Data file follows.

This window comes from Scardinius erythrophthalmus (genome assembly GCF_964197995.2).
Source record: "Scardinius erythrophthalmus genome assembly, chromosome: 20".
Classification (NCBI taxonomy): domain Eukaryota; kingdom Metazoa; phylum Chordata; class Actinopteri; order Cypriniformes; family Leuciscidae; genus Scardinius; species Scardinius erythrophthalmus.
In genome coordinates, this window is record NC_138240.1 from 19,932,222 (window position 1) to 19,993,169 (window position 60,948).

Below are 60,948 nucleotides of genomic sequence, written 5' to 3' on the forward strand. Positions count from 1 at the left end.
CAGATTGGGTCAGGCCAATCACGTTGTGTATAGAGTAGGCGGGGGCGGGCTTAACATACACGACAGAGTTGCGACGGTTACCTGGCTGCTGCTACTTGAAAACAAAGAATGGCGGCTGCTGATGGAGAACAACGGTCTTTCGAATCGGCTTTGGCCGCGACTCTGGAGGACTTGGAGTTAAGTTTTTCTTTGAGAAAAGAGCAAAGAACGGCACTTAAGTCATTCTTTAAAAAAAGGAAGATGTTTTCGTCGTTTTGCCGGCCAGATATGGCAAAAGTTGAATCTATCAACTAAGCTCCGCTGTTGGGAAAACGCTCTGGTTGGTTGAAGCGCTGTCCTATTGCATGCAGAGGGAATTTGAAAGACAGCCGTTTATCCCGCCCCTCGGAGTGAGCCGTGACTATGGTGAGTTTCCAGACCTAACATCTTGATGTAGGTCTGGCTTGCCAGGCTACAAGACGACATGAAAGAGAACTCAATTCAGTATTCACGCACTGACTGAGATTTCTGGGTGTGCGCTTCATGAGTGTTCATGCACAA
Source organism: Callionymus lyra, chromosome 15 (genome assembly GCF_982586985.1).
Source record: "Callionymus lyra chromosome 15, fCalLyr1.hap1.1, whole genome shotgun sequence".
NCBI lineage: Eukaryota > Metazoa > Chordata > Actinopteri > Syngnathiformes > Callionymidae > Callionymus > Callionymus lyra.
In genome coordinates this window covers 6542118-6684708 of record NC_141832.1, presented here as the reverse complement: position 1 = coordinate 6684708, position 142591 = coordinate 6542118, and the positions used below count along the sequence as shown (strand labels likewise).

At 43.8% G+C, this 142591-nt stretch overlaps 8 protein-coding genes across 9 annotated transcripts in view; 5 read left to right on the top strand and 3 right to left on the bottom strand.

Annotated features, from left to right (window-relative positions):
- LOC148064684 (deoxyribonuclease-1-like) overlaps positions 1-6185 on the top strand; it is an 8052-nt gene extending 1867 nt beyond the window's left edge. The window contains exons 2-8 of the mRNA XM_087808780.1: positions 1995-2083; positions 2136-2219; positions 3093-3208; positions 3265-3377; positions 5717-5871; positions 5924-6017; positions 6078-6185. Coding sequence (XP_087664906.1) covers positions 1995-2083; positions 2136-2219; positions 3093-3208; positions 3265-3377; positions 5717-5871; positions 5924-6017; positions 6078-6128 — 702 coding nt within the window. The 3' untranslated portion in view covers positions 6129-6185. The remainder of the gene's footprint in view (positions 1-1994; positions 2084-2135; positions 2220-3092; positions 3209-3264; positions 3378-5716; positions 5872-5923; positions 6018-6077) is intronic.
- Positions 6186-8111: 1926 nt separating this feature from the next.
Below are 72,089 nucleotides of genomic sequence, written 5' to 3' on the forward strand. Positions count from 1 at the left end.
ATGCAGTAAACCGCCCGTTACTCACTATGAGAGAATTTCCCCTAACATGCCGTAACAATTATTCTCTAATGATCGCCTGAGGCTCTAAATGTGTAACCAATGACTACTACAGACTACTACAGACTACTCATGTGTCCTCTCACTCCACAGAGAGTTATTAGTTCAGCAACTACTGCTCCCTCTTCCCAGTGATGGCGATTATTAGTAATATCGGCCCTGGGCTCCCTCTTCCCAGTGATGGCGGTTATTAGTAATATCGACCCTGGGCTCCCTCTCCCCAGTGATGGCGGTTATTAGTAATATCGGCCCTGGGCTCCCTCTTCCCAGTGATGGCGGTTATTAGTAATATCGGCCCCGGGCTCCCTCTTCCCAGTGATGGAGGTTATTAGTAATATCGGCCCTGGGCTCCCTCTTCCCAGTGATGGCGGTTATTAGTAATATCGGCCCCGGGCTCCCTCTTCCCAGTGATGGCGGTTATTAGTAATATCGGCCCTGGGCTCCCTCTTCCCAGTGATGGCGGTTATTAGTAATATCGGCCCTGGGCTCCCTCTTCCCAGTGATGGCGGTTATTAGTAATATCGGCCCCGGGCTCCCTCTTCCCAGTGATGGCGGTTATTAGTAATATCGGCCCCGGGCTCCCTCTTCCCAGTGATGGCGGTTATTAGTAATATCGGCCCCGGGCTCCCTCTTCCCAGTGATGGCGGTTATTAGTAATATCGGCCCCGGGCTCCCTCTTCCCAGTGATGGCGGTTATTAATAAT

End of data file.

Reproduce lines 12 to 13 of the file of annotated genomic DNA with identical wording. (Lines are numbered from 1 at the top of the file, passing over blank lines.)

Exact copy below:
Annotated features, from left to right (window-relative positions):
- LOC148064684 (deoxyribonuclease-1-like) overlaps positions 1-6185 on the top strand; it is an 8052-nt gene extending 1867 nt beyond the window's left edge. The window contains exons 2-8 of the mRNA XM_087808780.1: positions 1995-2083; positions 2136-2219; positions 3093-3208; positions 3265-3377; positions 5717-5871; positions 5924-6017; positions 6078-6185. Coding sequence (XP_087664906.1) covers positions 1995-2083; positions 2136-2219; positions 3093-3208; positions 3265-3377; positions 5717-5871; positions 5924-6017; positions 6078-6128 — 702 coding nt within the window. The 3' untranslated portion in view covers positions 6129-6185. The remainder of the gene's footprint in view (positions 1-1994; positions 2084-2135; positions 2220-3092; positions 3209-3264; positions 3378-5716; positions 5872-5923; positions 6018-6077) is intronic.